Karl Popper used the black swan as a simple example of how to falsify the hypothesis that all swans are white. But how do psychologists falsify hypotheses about more complex human abilities and behaviour? Jim Kennedy has just posted online our new paper on how to plan falsifiable confirmatory research. The ability to obtain evidence that a hypothesis is true or false is a basic goal of science. However, most research has been designed to obtain evidence that a hypothesis is true without the design features needed to obtain evidence that the hypothesis is false. Many researchers appear to be unfamiliar with the methods that can provide evidence that a hypothesis is false. Research that can provide evidence that a hypothesis is true but cannot provide evidence that the hypothesis is false is biased science.
Even with the recent extensive discussions of methodological biases in psychological research, most of the proposed solutions would allow some forms of deficient methodological practices to continue. Our observation is that the ongoing debates about statistical methods for replication studies and about the value of retrospective meta-analysis show that methodological opinions are currently heading in many different directions and not converging to a consensus. The debates between advocates for the new statistics and advocates for hypothesis tests are a clear example.
We believe that falsifiable research provides a conceptual framework for resolving these debates and implementing optimal research methods. Although we have not found existing articles that provide useful discussions of the rationale and practical methods for implementing falsifiable research, we were unable to get our ideas published in either of two psychology journals. One editor said the ideas are not sufficiently novel to be published. We believe that the present paper provides valuable guidelines that are needed in psychological research—whether or not the various ideas in the paper are considered novel. The Abstract follows, and if you would like to read the full paper, the link is at the end.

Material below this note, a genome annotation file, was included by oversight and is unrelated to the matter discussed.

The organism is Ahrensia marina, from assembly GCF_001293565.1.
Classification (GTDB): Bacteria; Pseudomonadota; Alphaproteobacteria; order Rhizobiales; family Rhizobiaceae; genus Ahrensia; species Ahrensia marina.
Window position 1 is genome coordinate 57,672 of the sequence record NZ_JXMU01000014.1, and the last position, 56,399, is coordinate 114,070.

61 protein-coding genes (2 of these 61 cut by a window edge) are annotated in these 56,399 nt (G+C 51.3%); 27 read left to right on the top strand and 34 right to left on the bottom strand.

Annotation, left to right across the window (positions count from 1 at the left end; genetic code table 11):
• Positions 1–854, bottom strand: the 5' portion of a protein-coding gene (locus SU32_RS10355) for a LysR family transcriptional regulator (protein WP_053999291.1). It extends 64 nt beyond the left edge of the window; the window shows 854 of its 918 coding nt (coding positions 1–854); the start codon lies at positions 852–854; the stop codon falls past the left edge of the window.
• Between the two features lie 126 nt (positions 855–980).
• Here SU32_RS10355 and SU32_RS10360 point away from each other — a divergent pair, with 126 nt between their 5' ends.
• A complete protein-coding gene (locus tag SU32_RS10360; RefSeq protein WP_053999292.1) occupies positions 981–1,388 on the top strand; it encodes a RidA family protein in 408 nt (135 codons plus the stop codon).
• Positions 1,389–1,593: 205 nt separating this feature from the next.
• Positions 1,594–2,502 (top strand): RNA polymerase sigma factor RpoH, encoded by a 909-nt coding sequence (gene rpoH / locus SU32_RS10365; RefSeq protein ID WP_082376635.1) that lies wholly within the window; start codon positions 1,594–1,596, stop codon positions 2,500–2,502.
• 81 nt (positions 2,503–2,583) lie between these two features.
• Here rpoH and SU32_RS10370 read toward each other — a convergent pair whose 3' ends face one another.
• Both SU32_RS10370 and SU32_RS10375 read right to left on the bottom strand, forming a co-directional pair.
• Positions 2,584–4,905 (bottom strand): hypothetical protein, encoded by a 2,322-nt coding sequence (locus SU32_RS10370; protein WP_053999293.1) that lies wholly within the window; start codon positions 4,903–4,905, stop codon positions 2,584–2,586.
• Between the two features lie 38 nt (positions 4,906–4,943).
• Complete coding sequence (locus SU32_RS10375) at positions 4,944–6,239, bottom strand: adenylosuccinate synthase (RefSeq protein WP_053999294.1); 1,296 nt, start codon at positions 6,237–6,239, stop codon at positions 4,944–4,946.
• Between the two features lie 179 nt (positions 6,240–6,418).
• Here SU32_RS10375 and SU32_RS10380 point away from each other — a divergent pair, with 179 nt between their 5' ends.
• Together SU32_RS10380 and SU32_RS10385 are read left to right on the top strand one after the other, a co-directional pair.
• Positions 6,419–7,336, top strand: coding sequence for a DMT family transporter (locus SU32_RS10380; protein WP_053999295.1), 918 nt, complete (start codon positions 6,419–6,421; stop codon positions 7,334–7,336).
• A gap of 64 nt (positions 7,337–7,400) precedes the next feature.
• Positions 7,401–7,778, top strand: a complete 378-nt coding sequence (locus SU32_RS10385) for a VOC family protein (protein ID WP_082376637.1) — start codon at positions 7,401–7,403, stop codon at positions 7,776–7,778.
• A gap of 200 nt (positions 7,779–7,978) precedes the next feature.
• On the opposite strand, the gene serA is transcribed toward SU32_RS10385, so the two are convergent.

Psychologists generally recognize falsifiable research as a basic goal of science. However, the methods for conducting falsifiable research with classical statistics and related methods for planning optimal Bayesian analyses have not yet been recognized and implemented by psychological researchers. The first step for falsifiable research is selection of a minimum effect size of interest such that a smaller effect would be too small to be of interest or would be evidence the hypothesis is false. If a minimum effect of interest is not specified explicitly, the effect size that just meets the criterion for acceptable evidence will implicitly function as a minimum effect of interest (e.g., the effect size that gives p = .05 or Bayes factor = 3). For confirmatory research, researchers should know what effect size is functioning as the minimum effect of interest. The second step is to determine the sample size that has power of at least .95 for the minimum effect of interest. Failure to obtain a significant result with power of .95 is evidence that the predicted effect specified in the power analysis is false for the conditions of the study. Such a failure can be considered as rejecting the alternative hypothesis at the .05 level using logic analogous to rejecting the null hypothesis. Evaluating the operating characteristics or power curve for a planned analysis reveals the effect sizes that can be reliably detected in a study and is needed for Bayesian methods as well as for classical methods. Specifying the effect sizes that can be reliably detected is as important as specifying the subject population. The third step is to publicly preregister the study with specific numerical inference criteria for evidence that the effect does not occur in addition to the usual criteria for evidence that the effect does occur. Studies with lower power may be conducted but the effect size with power of .95 is the falsifiable effect size for a study. Recent large studies have had adequate sample sizes for these methods. The relationships between these methods and meta-analyses, the “new statistics,” and common practices for power analysis are discussed. Falsifiable research provides a conceptual framework for resolving many debates about methodology for confirmatory research.
A PDF of the full paper is here.